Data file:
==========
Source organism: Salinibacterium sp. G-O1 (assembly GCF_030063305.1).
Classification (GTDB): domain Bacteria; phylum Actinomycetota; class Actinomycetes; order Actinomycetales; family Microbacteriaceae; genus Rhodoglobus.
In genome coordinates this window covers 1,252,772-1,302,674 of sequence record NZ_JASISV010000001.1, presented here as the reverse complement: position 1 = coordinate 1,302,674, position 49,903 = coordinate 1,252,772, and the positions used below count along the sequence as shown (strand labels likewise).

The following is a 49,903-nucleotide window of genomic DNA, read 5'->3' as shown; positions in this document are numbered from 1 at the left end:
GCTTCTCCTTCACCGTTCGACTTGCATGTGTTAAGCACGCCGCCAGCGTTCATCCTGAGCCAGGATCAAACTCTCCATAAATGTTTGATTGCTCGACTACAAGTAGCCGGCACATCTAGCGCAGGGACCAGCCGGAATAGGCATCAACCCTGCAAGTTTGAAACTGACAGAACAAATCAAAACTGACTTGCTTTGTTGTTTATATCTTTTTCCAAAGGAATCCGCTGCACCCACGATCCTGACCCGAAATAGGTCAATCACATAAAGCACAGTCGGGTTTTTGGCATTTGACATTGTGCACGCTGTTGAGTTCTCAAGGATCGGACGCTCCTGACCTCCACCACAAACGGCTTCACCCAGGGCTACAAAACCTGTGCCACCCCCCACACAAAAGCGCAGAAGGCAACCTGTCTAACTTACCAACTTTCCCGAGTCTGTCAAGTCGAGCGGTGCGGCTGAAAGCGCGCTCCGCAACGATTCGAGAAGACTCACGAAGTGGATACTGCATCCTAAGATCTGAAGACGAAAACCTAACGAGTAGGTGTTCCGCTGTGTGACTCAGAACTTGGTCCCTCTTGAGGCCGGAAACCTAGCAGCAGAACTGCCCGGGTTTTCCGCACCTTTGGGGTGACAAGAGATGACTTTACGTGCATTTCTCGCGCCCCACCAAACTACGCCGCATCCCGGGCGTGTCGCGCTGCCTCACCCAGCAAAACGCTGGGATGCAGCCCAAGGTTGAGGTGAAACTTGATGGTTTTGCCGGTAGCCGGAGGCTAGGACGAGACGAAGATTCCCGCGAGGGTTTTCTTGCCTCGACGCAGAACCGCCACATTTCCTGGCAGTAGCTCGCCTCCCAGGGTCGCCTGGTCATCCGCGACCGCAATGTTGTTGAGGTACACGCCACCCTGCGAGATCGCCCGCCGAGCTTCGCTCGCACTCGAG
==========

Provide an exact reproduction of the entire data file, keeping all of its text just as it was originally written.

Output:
Source organism: Salinibacterium sp. G-O1 (assembly GCF_030063305.1).
Classification (GTDB): domain Bacteria; phylum Actinomycetota; class Actinomycetes; order Actinomycetales; family Microbacteriaceae; genus Rhodoglobus.
In genome coordinates this window covers 1,252,772-1,302,674 of sequence record NZ_JASISV010000001.1, presented here as the reverse complement: position 1 = coordinate 1,302,674, position 49,903 = coordinate 1,252,772, and the positions used below count along the sequence as shown (strand labels likewise).

The following is a 49,903-nucleotide window of genomic DNA, read 5'->3' as shown; positions in this document are numbered from 1 at the left end:
GCTTCTCCTTCACCGTTCGACTTGCATGTGTTAAGCACGCCGCCAGCGTTCATCCTGAGCCAGGATCAAACTCTCCATAAATGTTTGATTGCTCGACTACAAGTAGCCGGCACATCTAGCGCAGGGACCAGCCGGAATAGGCATCAACCCTGCAAGTTTGAAACTGACAGAACAAATCAAAACTGACTTGCTTTGTTGTTTATATCTTTTTCCAAAGGAATCCGCTGCACCCACGATCCTGACCCGAAATAGGTCAATCACATAAAGCACAGTCGGGTTTTTGGCATTTGACATTGTGCACGCTGTTGAGTTCTCAAGGATCGGACGCTCCTGACCTCCACCACAAACGGCTTCACCCAGGGCTACAAAACCTGTGCCACCCCCCACACAAAAGCGCAGAAGGCAACCTGTCTAACTTACCAACTTTCCCGAGTCTGTCAAGTCGAGCGGTGCGGCTGAAAGCGCGCTCCGCAACGATTCGAGAAGACTCACGAAGTGGATACTGCATCCTAAGATCTGAAGACGAAAACCTAACGAGTAGGTGTTCCGCTGTGTGACTCAGAACTTGGTCCCTCTTGAGGCCGGAAACCTAGCAGCAGAACTGCCCGGGTTTTCCGCACCTTTGGGGTGACAAGAGATGACTTTACGTGCATTTCTCGCGCCCCACCAAACTACGCCGCATCCCGGGCGTGTCGCGCTGCCTCACCCAGCAAAACGCTGGGATGCAGCCCAAGGTTGAGGTGAAACTTGATGGTTTTGCCGGTAGCCGGAGGCTAGGACGAGACGAAGATTCCCGCGAGGGTTTTCTTGCCTCGACGCAGAACCGCCACATTTCCTGGCAGTAGCTCGCCTCCCAGGGTCGCCTGGTCATCCGCGACCGCAATGTTGTTGAGGTACACGCCACCCTGCGAGATCGCCCGCCGAGCTTCGCTCGCACTCGAG